Explained: What fertility rate data showhttps://indianexpress.com/article/explained/fertility-rate-what-the-data-show-5908777/

Explained: What fertility rate data show

PM has flagged ‘challenges’ posed by India’s ‘population explosion’. While India is expected to soon overtake China as the world’s most populous country, the total fertility rate has been falling almost everywhere in India

fertility rates in india, fertility rates india, fertility rates survey, india population, india population explosion, fertility rates study, Modi on population explosion
During his Independence Day speech Thursday, Prime Minister Narendra Modi underlined challenges posed by population growth in the country.

The graph (below) shows trends for the total fertility rate (TFR) in various states. TFR, defined as the number of children born to a woman until the end of her child-bearing age, is a key indicator for population trends.

During his Independence Day speech Thursday, Prime Minister Narendra Modi underlined challenges posed by population growth in the country. “I would like to highlight the issue of population explosion in our country from the aegis of the Red Fort today. This rapidly increasing population poses various new challenges for us and our future generations,” the Prime Minister said.

The graph is based on TFR data from the Sample Registration System (SRS) undertaken by the Office of the Registrar General of India. The SRS also looks at other indicators such as crude birth rate, general fertility rate, age specific/marital fertility rate, gross reproduction rate along with sex ratio at birth. While Census figures provide the total population every decade, the regular SRS estimates provide dynamic trends underlying the population growth.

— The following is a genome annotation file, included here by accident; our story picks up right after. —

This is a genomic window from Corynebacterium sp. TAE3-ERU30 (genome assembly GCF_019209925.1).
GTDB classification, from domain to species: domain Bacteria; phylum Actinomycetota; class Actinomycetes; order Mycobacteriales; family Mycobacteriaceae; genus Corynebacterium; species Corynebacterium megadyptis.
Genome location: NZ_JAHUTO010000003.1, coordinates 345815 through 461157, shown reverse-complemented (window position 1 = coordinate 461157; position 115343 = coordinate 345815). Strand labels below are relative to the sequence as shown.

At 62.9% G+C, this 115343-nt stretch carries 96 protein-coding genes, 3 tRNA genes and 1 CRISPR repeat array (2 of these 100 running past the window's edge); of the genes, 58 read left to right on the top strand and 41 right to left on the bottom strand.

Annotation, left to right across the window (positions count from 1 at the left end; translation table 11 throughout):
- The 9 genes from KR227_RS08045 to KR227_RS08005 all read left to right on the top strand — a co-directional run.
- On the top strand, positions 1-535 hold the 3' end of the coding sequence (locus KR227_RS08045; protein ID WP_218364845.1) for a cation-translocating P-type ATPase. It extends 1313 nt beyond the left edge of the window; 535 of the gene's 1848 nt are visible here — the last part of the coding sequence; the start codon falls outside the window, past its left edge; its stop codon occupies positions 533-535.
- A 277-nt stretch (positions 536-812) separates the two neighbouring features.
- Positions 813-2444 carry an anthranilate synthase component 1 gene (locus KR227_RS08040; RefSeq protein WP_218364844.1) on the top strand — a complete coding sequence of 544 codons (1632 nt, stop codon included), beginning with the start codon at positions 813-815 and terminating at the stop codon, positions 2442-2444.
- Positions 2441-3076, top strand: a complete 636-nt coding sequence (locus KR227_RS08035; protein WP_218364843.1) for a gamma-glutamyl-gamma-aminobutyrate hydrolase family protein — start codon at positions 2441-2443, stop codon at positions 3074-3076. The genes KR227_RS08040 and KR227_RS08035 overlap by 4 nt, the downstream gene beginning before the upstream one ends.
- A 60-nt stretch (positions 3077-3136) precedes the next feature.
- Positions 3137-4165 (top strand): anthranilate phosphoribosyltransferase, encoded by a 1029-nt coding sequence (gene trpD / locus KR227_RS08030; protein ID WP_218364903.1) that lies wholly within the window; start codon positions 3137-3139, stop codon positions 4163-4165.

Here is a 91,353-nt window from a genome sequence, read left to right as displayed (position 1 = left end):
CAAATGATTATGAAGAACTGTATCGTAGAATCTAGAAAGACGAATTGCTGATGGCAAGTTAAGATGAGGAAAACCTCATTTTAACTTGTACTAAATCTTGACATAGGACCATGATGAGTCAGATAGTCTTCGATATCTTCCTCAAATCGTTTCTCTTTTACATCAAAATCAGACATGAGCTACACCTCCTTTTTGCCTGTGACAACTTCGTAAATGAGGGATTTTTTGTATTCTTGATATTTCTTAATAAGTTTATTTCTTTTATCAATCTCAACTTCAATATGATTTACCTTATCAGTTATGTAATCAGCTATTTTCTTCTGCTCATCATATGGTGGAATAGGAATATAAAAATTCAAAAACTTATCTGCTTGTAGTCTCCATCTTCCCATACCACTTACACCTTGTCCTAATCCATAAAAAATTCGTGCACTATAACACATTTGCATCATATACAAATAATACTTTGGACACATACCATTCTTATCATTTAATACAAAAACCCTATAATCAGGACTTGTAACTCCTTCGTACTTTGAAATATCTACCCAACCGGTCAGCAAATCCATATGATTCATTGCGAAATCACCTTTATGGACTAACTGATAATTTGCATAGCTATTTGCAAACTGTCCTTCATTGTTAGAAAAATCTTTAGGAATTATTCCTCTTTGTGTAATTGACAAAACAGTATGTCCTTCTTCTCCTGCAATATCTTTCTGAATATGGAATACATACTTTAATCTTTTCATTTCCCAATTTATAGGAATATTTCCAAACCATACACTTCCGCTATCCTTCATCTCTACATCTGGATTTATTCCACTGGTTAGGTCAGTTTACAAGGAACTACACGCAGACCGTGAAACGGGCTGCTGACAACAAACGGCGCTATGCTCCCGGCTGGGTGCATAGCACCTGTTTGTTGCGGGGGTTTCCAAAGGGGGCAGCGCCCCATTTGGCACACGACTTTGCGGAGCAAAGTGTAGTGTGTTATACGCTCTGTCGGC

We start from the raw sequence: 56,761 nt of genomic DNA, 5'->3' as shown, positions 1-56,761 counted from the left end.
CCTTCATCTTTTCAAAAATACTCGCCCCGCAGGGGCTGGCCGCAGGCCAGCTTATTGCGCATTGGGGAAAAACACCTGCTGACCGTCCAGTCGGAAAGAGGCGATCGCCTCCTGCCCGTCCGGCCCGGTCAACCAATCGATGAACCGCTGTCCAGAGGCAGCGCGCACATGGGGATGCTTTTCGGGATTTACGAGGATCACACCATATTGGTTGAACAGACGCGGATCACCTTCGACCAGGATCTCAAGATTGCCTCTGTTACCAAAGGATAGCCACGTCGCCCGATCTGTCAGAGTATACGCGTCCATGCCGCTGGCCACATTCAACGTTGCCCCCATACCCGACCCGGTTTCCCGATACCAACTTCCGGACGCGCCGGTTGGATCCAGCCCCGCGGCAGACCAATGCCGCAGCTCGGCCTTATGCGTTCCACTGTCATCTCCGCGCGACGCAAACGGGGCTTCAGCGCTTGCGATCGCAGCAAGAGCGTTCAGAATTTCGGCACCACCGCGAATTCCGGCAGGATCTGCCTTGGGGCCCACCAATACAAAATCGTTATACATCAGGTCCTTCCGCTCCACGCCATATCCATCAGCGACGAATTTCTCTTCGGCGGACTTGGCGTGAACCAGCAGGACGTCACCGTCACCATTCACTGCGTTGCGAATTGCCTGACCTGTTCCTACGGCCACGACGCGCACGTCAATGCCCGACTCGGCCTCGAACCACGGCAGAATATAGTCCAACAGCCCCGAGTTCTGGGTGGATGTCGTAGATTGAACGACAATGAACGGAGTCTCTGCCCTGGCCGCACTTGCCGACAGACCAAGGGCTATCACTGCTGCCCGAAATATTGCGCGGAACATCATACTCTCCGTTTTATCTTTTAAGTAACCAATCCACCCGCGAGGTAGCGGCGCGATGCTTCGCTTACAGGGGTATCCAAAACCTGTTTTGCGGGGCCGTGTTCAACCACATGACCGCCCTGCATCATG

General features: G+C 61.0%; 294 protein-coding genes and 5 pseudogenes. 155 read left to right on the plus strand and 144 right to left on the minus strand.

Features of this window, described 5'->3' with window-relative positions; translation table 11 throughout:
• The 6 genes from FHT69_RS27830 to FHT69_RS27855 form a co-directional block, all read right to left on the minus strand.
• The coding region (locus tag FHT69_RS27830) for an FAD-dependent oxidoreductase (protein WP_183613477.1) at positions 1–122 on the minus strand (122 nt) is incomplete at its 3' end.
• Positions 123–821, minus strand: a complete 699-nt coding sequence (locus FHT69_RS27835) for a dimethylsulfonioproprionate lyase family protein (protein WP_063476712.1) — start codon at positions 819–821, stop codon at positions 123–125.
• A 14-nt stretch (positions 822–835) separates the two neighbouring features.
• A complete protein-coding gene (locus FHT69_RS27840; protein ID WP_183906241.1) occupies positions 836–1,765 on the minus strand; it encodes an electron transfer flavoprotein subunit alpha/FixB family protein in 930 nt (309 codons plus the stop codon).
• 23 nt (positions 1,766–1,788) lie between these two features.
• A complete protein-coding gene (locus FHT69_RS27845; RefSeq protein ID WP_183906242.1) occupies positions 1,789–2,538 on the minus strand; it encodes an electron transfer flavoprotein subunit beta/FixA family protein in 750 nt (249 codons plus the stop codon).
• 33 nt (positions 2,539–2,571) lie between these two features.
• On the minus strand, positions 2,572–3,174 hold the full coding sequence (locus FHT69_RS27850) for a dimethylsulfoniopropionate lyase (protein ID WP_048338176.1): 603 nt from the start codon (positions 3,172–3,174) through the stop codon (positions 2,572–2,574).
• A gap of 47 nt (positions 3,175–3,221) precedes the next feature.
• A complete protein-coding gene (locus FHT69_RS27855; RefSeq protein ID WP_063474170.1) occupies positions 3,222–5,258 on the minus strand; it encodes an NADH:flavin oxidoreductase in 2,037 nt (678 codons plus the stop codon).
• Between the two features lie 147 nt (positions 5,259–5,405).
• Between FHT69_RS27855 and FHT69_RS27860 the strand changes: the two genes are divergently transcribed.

Explained: What fertility rate data show
Source: Niti Aayog

After four successive years (2013-2016) when the TFR stagnated at 2.3 births per woman of child-bearing age, the latest SRS estimates (2017) show the TFR dropping to 2.2. This figure is only marginally higher than the fertility rate (2.1) required for replacement of the existing population.

Advertising

SRS estimates over the last decade and more, meanwhile, show a declining trend across the country. Even the states that have a higher TFR — Uttar Pradesh (3.0), Bihar (3.2), MP (2.7), Rajasthan (2.6), Assam (2.3), Chhattisgarh (2.4) and Jharkhand (2.5) — have been witnessing a declining trend in fertility rates. These seven states account for about 45 per cent of the total population in the 2011 Census. Two more states, Gujarat and Haryana, recorded a TFR of 2.2, which is above the replacement rate but is equal to the national average. Taken together, these nine major states account for 52 per cent of the 2011 population.

This means that in the states barring these nine, and accounting for almost half the population, the replacement level is either 2.1 or has gone below it. These states with a lower TFR include Kerala (1.7), Tamil Nadu (1.6), Karnataka (1.7), Maharashtra (1.7), Andhra Pradesh (1.6), Telangana (1.7), West Bengal (1.6), Jammu and Kashmir (1.6) and Odisha (1.9).